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Ron Gallo on “Stardust Birthday Party” and the exploration of self

Photos by Julia Khoroshilov. Find more of her work here

Directing your attention and accountability inward can be daunting – so daunting, in fact, to the point where it seldom crosses the mind. After all, stripping back the layers of how you impact your own positionality in the world isn’t easy to mentally confront, let alone craft an entire album about.  Yet, Ron Gallo’s latest album, Stardust Birthday Party, places these difficult grapplings at its forefront and packages them in the form of high-energy tracks with intuitive lyrics. The album taps into the epicenter of human nature by delving into a exploration of introspection; thoughtfully meditating on the notion of self while highlighting the fear and freedom that can subsequently result.

The title Stardust Birthday Party is just as intriguing as the tracks that comprise it. What does it mean or represent to you?

Deconstructing yourself enough to see maybe you/the world isn’t what you thought it was your whole life and maybe you are the same thing as everyone and everything else and that’s a kind of death worth celebrating.  This record felt like the right thing to put out right now because it’s about self-empowerment without needing to change anything outside of yourself which seems like everyones goals now and forever – change everything else but yourself.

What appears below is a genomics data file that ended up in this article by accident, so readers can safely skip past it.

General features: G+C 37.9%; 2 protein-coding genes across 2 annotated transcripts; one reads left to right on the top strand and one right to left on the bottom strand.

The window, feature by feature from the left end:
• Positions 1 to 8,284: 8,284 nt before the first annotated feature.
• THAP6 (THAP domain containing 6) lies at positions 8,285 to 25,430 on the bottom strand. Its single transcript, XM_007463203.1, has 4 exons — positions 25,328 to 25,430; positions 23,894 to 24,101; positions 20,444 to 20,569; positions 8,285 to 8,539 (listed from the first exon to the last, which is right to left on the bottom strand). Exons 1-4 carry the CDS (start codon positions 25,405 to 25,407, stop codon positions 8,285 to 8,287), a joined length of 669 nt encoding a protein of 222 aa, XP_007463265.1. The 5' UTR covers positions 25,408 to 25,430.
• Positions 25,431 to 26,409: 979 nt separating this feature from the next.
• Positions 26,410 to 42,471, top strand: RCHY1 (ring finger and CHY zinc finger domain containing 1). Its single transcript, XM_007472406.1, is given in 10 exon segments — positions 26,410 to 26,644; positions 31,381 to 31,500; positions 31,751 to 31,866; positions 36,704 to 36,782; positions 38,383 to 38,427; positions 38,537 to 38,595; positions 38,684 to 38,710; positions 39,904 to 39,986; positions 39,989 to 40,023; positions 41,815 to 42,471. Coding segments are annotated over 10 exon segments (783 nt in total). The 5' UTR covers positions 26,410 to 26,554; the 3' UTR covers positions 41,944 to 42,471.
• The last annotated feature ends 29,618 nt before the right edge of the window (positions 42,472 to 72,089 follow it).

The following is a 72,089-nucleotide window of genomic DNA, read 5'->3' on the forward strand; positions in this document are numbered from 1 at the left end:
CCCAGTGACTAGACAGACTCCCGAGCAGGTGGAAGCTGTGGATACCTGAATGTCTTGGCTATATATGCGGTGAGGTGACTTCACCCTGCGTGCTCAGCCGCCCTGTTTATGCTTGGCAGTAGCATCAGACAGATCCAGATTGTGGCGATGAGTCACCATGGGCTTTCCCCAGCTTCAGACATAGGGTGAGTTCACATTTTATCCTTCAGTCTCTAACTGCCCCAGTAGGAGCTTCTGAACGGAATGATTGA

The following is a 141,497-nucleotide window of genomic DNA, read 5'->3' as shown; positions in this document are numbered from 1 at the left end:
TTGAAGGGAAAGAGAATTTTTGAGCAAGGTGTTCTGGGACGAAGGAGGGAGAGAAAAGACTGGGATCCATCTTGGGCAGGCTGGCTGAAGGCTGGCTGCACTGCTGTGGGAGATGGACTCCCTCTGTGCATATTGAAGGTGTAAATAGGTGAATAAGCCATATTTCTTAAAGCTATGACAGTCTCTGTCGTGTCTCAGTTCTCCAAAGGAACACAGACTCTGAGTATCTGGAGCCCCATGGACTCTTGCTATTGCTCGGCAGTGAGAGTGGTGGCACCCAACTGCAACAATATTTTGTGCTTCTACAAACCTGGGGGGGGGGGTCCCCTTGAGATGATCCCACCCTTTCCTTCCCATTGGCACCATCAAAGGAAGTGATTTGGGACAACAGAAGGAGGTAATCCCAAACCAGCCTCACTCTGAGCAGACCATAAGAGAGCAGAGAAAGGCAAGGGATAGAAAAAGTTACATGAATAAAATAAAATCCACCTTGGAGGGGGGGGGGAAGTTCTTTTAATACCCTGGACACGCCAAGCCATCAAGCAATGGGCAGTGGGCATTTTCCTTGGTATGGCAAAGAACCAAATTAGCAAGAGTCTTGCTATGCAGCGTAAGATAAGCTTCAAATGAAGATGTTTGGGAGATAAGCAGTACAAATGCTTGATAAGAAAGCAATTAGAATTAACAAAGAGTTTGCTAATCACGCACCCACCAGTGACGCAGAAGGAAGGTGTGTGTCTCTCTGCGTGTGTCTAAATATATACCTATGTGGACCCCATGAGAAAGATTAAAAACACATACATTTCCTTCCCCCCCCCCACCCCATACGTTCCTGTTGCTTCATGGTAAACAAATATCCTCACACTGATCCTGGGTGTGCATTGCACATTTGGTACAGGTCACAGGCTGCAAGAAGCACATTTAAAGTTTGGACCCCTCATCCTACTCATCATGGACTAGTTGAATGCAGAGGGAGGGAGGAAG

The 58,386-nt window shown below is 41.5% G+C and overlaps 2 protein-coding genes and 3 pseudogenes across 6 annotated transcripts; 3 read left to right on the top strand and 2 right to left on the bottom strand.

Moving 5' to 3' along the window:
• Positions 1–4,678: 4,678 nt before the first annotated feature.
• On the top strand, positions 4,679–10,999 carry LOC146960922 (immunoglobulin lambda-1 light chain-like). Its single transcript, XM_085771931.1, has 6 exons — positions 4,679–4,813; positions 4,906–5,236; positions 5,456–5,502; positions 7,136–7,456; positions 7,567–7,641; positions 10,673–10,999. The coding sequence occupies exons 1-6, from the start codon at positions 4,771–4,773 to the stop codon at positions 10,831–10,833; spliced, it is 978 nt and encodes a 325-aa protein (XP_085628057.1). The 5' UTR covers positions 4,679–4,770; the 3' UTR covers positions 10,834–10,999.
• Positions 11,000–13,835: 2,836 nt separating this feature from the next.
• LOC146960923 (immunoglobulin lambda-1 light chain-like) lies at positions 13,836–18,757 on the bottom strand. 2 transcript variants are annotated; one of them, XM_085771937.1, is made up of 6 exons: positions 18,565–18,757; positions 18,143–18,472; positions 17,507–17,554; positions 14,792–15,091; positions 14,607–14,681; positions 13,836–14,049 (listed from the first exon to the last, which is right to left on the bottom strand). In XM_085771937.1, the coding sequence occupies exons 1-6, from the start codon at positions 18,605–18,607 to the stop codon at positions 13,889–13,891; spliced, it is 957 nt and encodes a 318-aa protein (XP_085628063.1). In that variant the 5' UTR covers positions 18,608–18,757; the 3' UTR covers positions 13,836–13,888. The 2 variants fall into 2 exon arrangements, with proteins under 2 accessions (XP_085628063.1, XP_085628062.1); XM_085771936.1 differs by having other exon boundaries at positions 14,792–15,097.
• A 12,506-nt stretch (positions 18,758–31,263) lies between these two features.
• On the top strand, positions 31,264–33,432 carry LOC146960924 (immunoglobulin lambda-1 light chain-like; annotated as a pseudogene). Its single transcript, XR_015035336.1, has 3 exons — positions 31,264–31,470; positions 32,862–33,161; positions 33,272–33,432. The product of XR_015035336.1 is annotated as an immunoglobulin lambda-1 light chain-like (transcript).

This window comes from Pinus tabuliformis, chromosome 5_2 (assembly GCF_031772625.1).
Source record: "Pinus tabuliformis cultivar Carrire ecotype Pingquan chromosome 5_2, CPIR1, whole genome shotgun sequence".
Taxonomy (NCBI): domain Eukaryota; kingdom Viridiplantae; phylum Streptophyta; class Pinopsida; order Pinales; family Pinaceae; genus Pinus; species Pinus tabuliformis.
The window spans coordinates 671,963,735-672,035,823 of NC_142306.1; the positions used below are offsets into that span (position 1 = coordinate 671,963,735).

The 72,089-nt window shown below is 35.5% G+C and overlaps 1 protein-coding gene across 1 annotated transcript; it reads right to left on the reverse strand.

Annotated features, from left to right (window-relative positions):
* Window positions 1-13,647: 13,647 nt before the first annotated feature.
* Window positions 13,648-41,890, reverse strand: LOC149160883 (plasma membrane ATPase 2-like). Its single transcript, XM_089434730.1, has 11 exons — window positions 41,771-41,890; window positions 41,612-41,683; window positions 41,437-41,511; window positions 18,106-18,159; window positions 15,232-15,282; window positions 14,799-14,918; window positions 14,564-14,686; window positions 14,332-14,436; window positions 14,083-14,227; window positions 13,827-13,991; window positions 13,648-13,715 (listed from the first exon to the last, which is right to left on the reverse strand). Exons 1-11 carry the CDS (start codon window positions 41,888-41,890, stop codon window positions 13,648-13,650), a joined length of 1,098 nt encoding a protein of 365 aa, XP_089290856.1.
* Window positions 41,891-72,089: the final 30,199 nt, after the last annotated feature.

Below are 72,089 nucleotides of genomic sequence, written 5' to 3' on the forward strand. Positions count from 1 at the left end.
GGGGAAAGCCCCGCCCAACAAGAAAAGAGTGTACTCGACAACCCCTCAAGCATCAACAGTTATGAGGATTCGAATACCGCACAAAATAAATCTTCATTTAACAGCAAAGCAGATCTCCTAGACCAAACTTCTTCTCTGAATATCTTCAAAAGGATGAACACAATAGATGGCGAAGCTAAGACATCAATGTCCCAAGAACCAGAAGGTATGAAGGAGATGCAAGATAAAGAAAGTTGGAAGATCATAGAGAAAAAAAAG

The cardboard box labeled “self” is seen constantly throughout the “Always Elsewhere” music video, yet viewers never find out what is inside by its conclusion. Was this meant to connect to the album’s overarching theme of self introspection? 

Yeah, the box represents the false idea of self (ego) we all carry around and protect all the time.Most of us don’t even know it’s there and we end up interacting with the idea we have about people and the world rather than what’s really there. The video for “Do You Love Your Company?” Begins where “Always Elsewhere” ends so you get to look inside the box which is a bunch of me’s talking to me inside of me.

It’s really interesting that the track “OM” juxtaposes the soundscape of meditation with that of a busy street. How did the pairing of these contrasting sounds come to be, and is there any link between that and the album’s overarching messages?

The OM represents the core of all existence. The one constant underneath all of the noise of the world and our own thinking.  It’s a lot like a big endless vast silence that everything occurs inside of and it’s always there in plain sight but we can’t see or hear it anymore. That’s what meditation is about, a practice to help us experience and reconnect with that thing that is always there and maybe even to find that it is also what we all are.  And it’s not some far out, crazy shit it’s actually the most simple thing in the world.

The album touches on how external impact begins internally. Do you feel it’s possible for people to achieve a positive external impact in spite of innately human barriers – such as fear, anxiety, and self-loathing – maintaining an internal presence in everyone?